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Unions welcome Labour’s ‘game-changing’ proposals to end poverty pay and insecure work

Parliamentary reporter @TrinderMatt

UNIONS welcomed Labour’s “game-changing” proposals to tackle poverty pay and insecure work on the eve of the party’s annual conference today.

The TUC said the plans, which include sector-wide fair pay agreements where ministers work with worker reps and bosses to agree minimum rates and set working conditions, would help to ensure “hard work pays off for everyone.”

Labour deputy leader Angela Rayner is set to open the party’s annual meeting in Brighton tomorrow by stressing that improving wages, job security and rights at work is the only way to boost productivity and improve worker health.

She will launch a green paper on employment rights, which will include proposals for a Labour government to legislate, within its first 100 days, for a “new deal for working people” — a proposal first put forward by the CWU union and adopted by the TUC.

The plans include a return to sectoral collective bargaining, starting in social care, as part of a “fundamental change” to the economy.

Three quarters of front-line care workers in England are paid less than the living wage, Labour pointed out, while 375,000 are employed on zero-hours contracts.

The party said its pay agreements would empower all workers in the fragmented and partly privatised social care sector to negotiate better pay, terms and conditions.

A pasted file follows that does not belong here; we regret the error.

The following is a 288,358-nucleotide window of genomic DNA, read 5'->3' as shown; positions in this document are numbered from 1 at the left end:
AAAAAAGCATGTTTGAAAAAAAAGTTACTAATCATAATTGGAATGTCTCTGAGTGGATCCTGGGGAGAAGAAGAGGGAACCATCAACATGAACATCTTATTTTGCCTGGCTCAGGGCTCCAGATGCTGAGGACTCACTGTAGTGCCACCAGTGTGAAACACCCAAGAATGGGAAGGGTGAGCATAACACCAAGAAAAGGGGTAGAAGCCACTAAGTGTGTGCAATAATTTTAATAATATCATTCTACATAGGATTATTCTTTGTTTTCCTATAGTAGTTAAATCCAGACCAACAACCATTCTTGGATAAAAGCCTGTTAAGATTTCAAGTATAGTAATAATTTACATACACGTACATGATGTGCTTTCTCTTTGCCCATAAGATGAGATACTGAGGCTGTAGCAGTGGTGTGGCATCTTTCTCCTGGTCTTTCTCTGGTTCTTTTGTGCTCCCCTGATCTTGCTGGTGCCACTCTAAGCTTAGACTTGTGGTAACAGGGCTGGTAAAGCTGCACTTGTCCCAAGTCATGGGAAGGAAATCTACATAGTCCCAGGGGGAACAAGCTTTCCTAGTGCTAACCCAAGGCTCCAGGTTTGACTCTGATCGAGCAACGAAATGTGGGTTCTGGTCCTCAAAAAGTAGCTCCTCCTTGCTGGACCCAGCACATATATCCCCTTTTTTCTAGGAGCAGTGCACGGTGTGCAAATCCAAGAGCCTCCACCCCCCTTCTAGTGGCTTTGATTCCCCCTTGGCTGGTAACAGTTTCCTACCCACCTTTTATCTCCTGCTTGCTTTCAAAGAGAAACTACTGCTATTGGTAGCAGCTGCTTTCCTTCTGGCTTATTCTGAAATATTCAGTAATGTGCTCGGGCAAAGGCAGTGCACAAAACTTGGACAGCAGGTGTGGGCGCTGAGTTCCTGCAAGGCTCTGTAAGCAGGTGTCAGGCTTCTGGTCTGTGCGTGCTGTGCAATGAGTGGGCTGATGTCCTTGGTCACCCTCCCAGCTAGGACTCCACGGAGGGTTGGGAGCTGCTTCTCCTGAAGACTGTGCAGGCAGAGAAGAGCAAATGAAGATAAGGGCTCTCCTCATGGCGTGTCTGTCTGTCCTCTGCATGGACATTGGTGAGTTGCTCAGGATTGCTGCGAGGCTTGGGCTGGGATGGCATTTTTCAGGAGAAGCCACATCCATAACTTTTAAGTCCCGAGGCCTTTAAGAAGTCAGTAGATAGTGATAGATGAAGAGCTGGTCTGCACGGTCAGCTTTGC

Unison general secretary Christina McAnea said the proposals “would stop a race to the bottom, rebuild the [social care] workforce and bring about investment in a vital public service.”

Other measures include an immediate increase to the minimum wage to at least £10 per hour, the creation of a single status of “worker” for all but the genuinely self-employed, the right to flexible working for all workers from day one, and a ban on zero-hours contracts.

Labour also pledged to increase Statutory Sick Pay and make it available to all workers, extend statutory parental leave, and end fire-and-rehire attacks on workers.

At conference, Ms Rayner is expected to say that the “driving mission of the next Labour government to end the poverty wages and insecure work that blights millions of lives and is holding back our economy.”

Shadow employment rights and protections secretary Andy McDonald slammed the Tories for ushering in an employment model that results in a “race to the bottom on the backs of working people.

“It is high time that the key workers who got us through [the Covid-19 crisis] are given the dignity and security they deserve,” he stressed. 

TUC general secretary Frances O’Grady said the plans are a “game-changer for millions of working families.

“Giving workers and their unions more power to bargain collectively is the best way to improve pay and working conditions across Britain.”

And TSSA transport union general secretary Manuel Cortes added: “The pandemic has exposed existing deep divisions within our society and no more so than in low-paid sectors of our economy. 

“Labour’s New Deal for working people will benefit every worker in our country.”

The party also revealed “groundbreaking plans” to build more affordable housing and give first-time buyers dibs on new developments. Additionally, foreign buyers would be outlawed from gobbling up new builds and leaving them empty, Labour said. 

Speaking ahead of conference, shadow housing minister Lucy Powell said: “Labour is the party of home ownership, the Tories are the party of speculators and developers. 

“They treat housing as a commodity, not the bedrock of stable lives and life chances.” The policy moves away from Corbyn-era commitments on council housing, despite a popular shift to building new council houses in Labour-run authorities including Salford and Greater Manchester.

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